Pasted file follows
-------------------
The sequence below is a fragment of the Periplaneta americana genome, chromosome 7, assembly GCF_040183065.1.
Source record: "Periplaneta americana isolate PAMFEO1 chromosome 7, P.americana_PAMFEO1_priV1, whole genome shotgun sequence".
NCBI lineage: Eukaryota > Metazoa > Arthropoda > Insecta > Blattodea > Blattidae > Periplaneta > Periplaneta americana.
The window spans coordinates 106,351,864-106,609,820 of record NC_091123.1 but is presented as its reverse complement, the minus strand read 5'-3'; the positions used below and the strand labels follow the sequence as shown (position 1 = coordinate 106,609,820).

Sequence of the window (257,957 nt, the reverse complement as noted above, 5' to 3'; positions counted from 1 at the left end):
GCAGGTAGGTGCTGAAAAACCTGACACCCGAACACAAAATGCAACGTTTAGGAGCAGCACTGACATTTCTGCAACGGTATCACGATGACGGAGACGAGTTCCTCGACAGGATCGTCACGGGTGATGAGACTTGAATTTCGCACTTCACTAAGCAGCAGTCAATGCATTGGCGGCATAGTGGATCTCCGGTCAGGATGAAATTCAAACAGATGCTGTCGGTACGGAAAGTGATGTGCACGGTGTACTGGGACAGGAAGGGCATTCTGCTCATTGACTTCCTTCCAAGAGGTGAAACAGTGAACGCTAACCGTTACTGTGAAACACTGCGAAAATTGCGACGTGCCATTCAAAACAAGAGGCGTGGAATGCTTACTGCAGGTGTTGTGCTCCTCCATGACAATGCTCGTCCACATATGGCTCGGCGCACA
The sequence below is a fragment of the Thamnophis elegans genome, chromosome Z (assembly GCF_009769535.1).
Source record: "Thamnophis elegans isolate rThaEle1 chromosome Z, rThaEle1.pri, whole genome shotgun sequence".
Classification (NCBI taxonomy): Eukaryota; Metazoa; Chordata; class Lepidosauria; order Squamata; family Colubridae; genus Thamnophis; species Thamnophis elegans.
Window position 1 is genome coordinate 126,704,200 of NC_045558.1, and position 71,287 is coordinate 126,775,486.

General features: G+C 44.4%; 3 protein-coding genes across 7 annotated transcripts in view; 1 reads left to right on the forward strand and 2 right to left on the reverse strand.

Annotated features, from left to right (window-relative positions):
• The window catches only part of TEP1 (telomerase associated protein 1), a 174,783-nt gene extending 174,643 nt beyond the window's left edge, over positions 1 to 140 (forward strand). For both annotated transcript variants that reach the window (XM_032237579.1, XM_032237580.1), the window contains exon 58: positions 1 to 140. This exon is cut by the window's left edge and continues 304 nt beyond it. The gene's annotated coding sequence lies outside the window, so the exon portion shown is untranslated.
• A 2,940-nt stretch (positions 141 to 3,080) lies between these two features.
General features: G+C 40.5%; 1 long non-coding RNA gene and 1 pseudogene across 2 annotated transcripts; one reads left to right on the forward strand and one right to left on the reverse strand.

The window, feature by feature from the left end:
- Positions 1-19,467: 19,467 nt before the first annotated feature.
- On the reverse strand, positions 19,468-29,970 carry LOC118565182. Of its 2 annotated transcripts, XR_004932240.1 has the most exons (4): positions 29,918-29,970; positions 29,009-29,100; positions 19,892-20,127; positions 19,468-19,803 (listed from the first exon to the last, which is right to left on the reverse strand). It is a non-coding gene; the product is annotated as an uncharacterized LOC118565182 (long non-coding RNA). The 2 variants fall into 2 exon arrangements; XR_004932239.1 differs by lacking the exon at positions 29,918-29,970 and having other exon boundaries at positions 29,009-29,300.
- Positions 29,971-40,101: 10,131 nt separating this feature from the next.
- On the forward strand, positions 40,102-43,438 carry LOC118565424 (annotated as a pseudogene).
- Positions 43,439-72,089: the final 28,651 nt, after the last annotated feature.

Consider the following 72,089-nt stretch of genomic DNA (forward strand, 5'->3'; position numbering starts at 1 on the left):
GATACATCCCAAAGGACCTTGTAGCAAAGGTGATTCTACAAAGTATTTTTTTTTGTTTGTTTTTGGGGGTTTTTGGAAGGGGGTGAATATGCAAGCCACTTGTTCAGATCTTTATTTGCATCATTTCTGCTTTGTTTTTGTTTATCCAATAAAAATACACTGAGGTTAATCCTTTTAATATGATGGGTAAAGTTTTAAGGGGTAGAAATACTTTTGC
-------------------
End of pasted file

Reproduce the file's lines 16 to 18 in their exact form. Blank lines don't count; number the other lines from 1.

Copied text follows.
The window, feature by feature from the left end:
- Positions 1-19,467: 19,467 nt before the first annotated feature.
- On the reverse strand, positions 19,468-29,970 carry LOC118565182. Of its 2 annotated transcripts, XR_004932240.1 has the most exons (4): positions 29,918-29,970; positions 29,009-29,100; positions 19,892-20,127; positions 19,468-19,803 (listed from the first exon to the last, which is right to left on the reverse strand). It is a non-coding gene; the product is annotated as an uncharacterized LOC118565182 (long non-coding RNA). The 2 variants fall into 2 exon arrangements; XR_004932239.1 differs by lacking the exon at positions 29,918-29,970 and having other exon boundaries at positions 29,009-29,300.